Roughly 29% of all successful sleeper running backs were drafted as handcuffs. However, a closer look shows us that drafting handcuffs in fantasy football is a sub-optimal strategy in redraft leagues. When looking at the entire pool of players drafted between round seven and round fourteen, only 11 out of 65 (17%) of handcuffs drafted in this range have qualified as successful sleepers. Avoid drafting handcuffs in fantasy football. Instead, target running backs in backfields with less predictable roles to increase your chances at getting the late-round league-winning running back.
Sure, it worked out last season if you drafted Nick Chubb and James Conner. But even in 2018 only 35% of handcuffs drafted were successful sleepers. Not to mention many owners had dropped Nick Chubb by the time he took the lead role in week seven. Any strategy can win in fantasy football. However, drafting handcuffs who need an injury to produce in fantasy football is not an optimal strategy. History shows that handcuffs usually do nothing more than take up a roster spot.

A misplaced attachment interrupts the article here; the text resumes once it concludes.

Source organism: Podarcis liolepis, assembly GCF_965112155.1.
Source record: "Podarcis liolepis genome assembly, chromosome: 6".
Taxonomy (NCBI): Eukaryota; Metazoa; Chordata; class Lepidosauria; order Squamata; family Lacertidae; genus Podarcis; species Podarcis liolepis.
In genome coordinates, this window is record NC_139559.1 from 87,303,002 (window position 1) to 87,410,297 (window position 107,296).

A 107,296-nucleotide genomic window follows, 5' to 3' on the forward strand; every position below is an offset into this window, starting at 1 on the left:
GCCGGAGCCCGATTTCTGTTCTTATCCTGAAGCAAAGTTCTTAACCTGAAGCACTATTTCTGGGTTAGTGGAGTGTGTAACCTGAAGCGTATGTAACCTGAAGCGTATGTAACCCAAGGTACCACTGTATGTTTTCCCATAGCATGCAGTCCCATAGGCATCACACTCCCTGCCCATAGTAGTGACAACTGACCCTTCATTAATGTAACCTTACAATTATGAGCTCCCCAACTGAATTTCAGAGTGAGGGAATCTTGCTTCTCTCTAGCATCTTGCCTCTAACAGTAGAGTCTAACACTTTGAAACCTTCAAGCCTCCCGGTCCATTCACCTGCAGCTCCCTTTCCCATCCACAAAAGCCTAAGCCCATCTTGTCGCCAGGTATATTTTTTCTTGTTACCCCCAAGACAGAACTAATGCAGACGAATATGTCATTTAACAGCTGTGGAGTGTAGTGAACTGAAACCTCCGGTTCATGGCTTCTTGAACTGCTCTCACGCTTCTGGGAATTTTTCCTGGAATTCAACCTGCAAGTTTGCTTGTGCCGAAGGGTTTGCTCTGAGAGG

What This Means for 2019
Below are the 30 running backs currently being picked between round seven and round 14 for 2019. Remember, we defined a handcuff as any player drafted between round eight and 14 who has a teammate picked in the first two rounds.
Darrell Henderson is a name to keep an eye out for this off-season. He currently fits our definition of a sleeper, but his ADP has been rising since the NFL draft. If concerns about Gurley’s knee continue during preseason expect Henderson to move into the seventh round and possibly higher.